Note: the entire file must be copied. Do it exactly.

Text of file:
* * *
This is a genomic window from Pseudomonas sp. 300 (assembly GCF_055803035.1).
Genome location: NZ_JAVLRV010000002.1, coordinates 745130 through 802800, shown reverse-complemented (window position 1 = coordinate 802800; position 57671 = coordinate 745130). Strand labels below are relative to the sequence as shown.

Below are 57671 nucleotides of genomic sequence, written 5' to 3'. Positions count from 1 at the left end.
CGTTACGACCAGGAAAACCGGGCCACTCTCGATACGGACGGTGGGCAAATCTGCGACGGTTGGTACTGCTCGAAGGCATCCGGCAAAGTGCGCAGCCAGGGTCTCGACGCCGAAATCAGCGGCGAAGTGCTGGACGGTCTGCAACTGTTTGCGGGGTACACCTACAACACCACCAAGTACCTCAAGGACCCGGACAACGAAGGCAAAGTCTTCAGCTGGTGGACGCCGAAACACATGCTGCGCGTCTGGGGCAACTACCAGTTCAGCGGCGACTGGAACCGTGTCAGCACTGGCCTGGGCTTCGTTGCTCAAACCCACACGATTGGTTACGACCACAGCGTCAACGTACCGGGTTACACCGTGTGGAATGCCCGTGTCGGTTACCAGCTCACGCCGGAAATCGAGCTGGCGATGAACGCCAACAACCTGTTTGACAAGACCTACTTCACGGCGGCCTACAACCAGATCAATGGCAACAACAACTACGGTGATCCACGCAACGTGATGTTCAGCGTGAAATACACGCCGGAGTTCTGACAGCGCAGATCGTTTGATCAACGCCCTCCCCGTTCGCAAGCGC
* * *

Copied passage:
This is a genomic window from Pseudomonas sp. 300 (assembly GCF_055803035.1).
Genome location: NZ_JAVLRV010000002.1, coordinates 745130 through 802800, shown reverse-complemented (window position 1 = coordinate 802800; position 57671 = coordinate 745130). Strand labels below are relative to the sequence as shown.

Below are 57671 nucleotides of genomic sequence, written 5' to 3'. Positions count from 1 at the left end.
CGTTACGACCAGGAAAACCGGGCCACTCTCGATACGGACGGTGGGCAAATCTGCGACGGTTGGTACTGCTCGAAGGCATCCGGCAAAGTGCGCAGCCAGGGTCTCGACGCCGAAATCAGCGGCGAAGTGCTGGACGGTCTGCAACTGTTTGCGGGGTACACCTACAACACCACCAAGTACCTCAAGGACCCGGACAACGAAGGCAAAGTCTTCAGCTGGTGGACGCCGAAACACATGCTGCGCGTCTGGGGCAACTACCAGTTCAGCGGCGACTGGAACCGTGTCAGCACTGGCCTGGGCTTCGTTGCTCAAACCCACACGATTGGTTACGACCACAGCGTCAACGTACCGGGTTACACCGTGTGGAATGCCCGTGTCGGTTACCAGCTCACGCCGGAAATCGAGCTGGCGATGAACGCCAACAACCTGTTTGACAAGACCTACTTCACGGCGGCCTACAACCAGATCAATGGCAACAACAACTACGGTGATCCACGCAACGTGATGTTCAGCGTGAAATACACGCCGGAGTTCTGACAGCGCAGATCGTTTGATCAACGCCCTCCCCGTTCGCAAGCGC